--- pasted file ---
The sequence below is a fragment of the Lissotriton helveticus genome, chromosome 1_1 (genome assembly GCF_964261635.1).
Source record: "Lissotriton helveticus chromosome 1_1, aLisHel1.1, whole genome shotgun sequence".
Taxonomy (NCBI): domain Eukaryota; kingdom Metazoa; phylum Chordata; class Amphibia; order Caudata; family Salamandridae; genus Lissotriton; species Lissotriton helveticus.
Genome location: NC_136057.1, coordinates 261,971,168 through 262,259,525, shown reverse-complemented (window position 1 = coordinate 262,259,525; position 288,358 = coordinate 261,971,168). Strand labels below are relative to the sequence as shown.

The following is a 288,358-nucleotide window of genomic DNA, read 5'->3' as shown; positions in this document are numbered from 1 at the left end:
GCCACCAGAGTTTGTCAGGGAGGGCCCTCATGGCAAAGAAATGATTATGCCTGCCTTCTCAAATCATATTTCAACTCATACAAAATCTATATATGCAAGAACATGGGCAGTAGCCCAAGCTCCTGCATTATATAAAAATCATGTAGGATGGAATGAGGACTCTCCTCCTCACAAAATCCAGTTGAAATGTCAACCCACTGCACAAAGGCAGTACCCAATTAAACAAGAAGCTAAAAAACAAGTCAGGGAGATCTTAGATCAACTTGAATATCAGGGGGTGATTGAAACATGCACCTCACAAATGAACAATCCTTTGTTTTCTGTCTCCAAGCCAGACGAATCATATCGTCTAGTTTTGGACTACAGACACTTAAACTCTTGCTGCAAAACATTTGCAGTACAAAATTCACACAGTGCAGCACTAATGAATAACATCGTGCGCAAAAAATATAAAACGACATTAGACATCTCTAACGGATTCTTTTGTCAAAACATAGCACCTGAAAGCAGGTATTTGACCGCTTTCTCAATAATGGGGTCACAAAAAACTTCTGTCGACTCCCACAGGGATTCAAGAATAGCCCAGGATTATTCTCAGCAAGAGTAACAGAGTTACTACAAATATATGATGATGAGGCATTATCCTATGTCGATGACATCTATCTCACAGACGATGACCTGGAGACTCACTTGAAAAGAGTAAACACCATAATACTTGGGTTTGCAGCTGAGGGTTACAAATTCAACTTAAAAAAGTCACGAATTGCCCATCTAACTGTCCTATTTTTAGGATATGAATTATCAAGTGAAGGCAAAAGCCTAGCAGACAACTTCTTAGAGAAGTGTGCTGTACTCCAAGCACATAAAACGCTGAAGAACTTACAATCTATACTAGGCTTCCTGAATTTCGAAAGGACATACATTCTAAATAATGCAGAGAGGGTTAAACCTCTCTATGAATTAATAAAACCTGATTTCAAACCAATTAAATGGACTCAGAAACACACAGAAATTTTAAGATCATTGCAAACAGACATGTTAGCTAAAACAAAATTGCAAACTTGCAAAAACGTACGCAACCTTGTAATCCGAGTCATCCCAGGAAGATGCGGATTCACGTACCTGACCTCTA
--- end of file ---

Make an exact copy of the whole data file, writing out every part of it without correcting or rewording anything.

The sequence below is a fragment of the Lissotriton helveticus genome, chromosome 1_1 (genome assembly GCF_964261635.1).
Source record: "Lissotriton helveticus chromosome 1_1, aLisHel1.1, whole genome shotgun sequence".
Taxonomy (NCBI): domain Eukaryota; kingdom Metazoa; phylum Chordata; class Amphibia; order Caudata; family Salamandridae; genus Lissotriton; species Lissotriton helveticus.
Genome location: NC_136057.1, coordinates 261,971,168 through 262,259,525, shown reverse-complemented (window position 1 = coordinate 262,259,525; position 288,358 = coordinate 261,971,168). Strand labels below are relative to the sequence as shown.

The following is a 288,358-nucleotide window of genomic DNA, read 5'->3' as shown; positions in this document are numbered from 1 at the left end:
GCCACCAGAGTTTGTCAGGGAGGGCCCTCATGGCAAAGAAATGATTATGCCTGCCTTCTCAAATCATATTTCAACTCATACAAAATCTATATATGCAAGAACATGGGCAGTAGCCCAAGCTCCTGCATTATATAAAAATCATGTAGGATGGAATGAGGACTCTCCTCCTCACAAAATCCAGTTGAAATGTCAACCCACTGCACAAAGGCAGTACCCAATTAAACAAGAAGCTAAAAAACAAGTCAGGGAGATCTTAGATCAACTTGAATATCAGGGGGTGATTGAAACATGCACCTCACAAATGAACAATCCTTTGTTTTCTGTCTCCAAGCCAGACGAATCATATCGTCTAGTTTTGGACTACAGACACTTAAACTCTTGCTGCAAAACATTTGCAGTACAAAATTCACACAGTGCAGCACTAATGAATAACATCGTGCGCAAAAAATATAAAACGACATTAGACATCTCTAACGGATTCTTTTGTCAAAACATAGCACCTGAAAGCAGGTATTTGACCGCTTTCTCAATAATGGGGTCACAAAAAACTTCTGTCGACTCCCACAGGGATTCAAGAATAGCCCAGGATTATTCTCAGCAAGAGTAACAGAGTTACTACAAATATATGATGATGAGGCATTATCCTATGTCGATGACATCTATCTCACAGACGATGACCTGGAGACTCACTTGAAAAGAGTAAACACCATAATACTTGGGTTTGCAGCTGAGGGTTACAAATTCAACTTAAAAAAGTCACGAATTGCCCATCTAACTGTCCTATTTTTAGGATATGAATTATCAAGTGAAGGCAAAAGCCTAGCAGACAACTTCTTAGAGAAGTGTGCTGTACTCCAAGCACATAAAACGCTGAAGAACTTACAATCTATACTAGGCTTCCTGAATTTCGAAAGGACATACATTCTAAATAATGCAGAGAGGGTTAAACCTCTCTATGAATTAATAAAACCTGATTTCAAACCAATTAAATGGACTCAGAAACACACAGAAATTTTAAGATCATTGCAAACAGACATGTTAGCTAAAACAAAATTGCAAACTTGCAAAAACGTACGCAACCTTGTAATCCGAGTCATCCCAGGAAGATGCGGATTCACGTACCTGACCTCTA